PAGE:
Just like a married couple, marketing and sales can be the best of friends…or the worst of enemies.
If you’re dealing with bickering, petty name-calling, lack of cooperation, or whatever else both sides can come up with, here’s some ideas for making them strong allies:
1. Make Marketing and Sales Responsible for the Same KPIs
In many companies, you have MQLs and SQLs. When you ask marketing, they say yes, they’re doing their job. Ask sales, and they say they can’t do anything with those lousy-quality leads.
So instead, tie marketing and sales’ KPIs together. Both are responsible for leads generated and closed. Tie their bonuses and compensation to their performance too. With their destinies now intertwined, marketing and sales will need ways to work together.
2. Have Both Marketing and Sales…Actually Work Together
Do your marketing and sales departments actually have different physical locations in your building? Are they at different offices altogether?
Consider locating them in the same place physically, side-by-side. Psychologically, if you set them apart from one another, you feed the “us versus them” mentality that keeps both separate.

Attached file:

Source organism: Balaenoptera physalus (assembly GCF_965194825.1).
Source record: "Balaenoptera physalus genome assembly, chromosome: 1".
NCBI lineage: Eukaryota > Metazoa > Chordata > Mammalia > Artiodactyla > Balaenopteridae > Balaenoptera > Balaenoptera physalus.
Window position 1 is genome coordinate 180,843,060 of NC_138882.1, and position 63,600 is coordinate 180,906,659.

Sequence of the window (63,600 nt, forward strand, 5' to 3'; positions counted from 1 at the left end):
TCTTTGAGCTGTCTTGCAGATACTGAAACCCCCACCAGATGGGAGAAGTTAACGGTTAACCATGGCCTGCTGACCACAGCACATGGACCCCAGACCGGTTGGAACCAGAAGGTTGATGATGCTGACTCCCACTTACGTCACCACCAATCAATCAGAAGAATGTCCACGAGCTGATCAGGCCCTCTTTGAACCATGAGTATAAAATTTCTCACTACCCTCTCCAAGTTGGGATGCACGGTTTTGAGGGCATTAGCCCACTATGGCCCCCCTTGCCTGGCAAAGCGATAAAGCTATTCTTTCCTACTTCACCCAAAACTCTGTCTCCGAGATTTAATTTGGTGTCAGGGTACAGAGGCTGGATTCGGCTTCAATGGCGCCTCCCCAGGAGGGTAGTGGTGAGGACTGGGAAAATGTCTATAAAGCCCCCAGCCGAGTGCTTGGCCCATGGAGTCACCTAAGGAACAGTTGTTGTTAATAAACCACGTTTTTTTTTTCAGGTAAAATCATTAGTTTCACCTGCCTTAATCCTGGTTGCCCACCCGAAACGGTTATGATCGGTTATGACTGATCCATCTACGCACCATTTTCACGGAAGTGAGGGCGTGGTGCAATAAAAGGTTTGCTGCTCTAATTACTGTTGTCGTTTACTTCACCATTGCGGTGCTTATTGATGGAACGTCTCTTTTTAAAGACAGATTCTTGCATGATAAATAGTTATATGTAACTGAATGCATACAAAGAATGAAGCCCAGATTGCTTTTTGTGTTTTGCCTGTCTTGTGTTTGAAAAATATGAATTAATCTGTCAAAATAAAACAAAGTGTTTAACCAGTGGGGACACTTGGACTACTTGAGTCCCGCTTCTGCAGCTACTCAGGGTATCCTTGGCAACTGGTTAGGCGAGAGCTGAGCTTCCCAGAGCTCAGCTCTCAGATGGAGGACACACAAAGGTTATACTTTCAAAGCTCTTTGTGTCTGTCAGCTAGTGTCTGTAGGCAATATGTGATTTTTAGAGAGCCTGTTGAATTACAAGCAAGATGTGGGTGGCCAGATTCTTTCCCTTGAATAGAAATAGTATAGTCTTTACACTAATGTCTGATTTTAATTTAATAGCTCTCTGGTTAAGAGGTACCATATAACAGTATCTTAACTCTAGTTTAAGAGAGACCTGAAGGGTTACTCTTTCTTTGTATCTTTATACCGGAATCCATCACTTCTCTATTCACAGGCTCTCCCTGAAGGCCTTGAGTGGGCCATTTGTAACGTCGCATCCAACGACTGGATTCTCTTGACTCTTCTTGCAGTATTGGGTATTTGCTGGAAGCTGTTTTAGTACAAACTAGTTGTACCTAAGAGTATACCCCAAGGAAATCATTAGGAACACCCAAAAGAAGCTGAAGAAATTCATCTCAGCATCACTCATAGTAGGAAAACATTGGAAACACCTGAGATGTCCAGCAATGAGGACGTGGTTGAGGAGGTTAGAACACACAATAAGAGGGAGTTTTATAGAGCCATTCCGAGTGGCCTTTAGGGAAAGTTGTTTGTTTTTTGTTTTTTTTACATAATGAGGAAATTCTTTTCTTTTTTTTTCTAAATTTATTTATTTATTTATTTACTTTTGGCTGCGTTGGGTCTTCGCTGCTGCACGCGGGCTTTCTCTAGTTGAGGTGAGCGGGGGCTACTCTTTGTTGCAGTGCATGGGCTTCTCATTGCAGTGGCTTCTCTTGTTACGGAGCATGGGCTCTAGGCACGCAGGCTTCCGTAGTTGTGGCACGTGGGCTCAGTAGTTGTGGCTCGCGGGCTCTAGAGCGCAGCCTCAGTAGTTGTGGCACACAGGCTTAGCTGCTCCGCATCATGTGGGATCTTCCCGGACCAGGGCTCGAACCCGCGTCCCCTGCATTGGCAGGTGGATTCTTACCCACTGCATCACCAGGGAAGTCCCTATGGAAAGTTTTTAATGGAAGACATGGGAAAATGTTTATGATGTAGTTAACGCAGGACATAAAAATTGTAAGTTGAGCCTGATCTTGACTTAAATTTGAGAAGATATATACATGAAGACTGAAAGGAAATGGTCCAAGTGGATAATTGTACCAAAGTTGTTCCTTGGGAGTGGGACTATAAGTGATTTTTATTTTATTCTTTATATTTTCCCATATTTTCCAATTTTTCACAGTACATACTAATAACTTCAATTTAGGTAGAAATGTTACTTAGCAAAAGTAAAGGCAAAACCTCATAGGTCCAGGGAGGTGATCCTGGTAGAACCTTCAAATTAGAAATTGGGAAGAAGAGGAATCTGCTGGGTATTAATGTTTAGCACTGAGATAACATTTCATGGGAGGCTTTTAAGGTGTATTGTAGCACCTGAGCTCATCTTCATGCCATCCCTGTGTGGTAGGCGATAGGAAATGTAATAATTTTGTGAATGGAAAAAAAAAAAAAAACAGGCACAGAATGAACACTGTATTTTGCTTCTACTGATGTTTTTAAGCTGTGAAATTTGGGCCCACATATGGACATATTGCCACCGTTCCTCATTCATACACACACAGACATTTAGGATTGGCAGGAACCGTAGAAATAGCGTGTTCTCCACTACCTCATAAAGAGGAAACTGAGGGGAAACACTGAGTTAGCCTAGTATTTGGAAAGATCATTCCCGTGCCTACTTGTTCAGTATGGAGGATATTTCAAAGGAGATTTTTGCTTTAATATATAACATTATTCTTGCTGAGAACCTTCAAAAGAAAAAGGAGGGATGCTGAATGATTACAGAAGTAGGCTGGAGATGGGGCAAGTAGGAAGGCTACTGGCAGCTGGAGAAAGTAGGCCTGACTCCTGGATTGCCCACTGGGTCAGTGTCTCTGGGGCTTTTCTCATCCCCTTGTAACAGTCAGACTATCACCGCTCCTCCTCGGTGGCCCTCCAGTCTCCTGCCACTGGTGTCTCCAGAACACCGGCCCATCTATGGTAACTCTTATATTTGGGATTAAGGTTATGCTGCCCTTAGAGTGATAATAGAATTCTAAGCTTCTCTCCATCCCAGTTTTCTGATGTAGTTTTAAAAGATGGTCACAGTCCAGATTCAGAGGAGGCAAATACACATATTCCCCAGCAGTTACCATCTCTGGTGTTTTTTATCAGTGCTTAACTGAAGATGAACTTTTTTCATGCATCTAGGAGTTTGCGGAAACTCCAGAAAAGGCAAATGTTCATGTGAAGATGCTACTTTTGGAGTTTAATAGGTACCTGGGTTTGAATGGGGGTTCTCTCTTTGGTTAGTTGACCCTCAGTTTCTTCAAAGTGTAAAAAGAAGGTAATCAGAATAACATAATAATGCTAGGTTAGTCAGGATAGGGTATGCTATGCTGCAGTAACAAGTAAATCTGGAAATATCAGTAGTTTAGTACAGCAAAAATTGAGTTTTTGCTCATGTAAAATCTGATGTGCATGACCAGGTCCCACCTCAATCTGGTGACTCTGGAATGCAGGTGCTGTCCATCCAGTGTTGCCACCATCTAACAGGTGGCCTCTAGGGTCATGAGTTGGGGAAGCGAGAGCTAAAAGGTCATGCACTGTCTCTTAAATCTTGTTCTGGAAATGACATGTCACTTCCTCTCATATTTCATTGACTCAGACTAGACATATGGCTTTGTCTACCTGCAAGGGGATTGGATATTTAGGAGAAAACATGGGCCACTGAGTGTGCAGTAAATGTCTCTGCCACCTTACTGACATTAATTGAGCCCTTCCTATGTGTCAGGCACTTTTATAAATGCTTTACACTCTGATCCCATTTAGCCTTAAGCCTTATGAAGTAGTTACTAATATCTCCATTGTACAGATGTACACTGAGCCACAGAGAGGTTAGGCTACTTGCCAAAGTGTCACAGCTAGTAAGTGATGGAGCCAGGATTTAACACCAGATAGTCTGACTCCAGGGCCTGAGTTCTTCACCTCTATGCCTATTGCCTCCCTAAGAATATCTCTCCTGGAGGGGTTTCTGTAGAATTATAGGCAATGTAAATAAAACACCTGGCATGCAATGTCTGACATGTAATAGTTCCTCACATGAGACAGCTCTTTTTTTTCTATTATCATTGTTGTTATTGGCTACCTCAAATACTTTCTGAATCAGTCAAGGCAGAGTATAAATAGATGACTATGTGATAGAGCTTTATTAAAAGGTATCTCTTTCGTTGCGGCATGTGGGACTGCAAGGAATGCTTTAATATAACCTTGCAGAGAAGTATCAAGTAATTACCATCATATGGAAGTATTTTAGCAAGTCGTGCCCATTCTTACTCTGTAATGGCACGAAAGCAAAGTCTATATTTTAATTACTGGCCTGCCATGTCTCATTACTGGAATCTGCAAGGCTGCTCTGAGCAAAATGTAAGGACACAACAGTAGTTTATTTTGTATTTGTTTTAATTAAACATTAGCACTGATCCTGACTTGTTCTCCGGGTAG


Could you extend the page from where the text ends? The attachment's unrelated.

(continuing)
It’s easier to create a sense of “team” when you place both together physically. It may seem like a bit of a risk at first. But it makes good business sense.
3. Marketing and Sales Need to Actually Do Their Work Together
When sales has its own departmental meetings, marketing should sit in. And vice-versa. Marketing and sales work differently. While marketing looks at the mid and long-term, sales needs to close in the short-term. Sales wants to push. Marketing needs to pull.
Sales performance is easy to measure. Marketing is not. Both will work together better when they understand what the other deals with on a daily basis.
Marketing should sit in on sales calls with customers to learn what the market actually thinks. And they should share information in their databases too.
4. Managers Should Meet Together in Person
A 2011 report by Aberdeen Research found that the sales and marketing managers at higher-performing firms met together 69% more frequently (1.89 meetings per week) versus lower-performing firms (1.12 meetings per week).
So yeah, this whole “meeting in person” thing makes a lot of sense. Because…think about it. Manager will have a better sense of what’s going on with the other department. They’ll know what they need. They can ask questions so they understand what they need to do to help that department out.
Getting Sales and Marketing to Work Together Isn’t As Hard As It Seems
If you have a relationship between sales and marketing that’s filled with strife, there’s no need to despair. You can fix it. And following these tips will get you to a better place. One where sales and marketing work together to drive more profit to your company.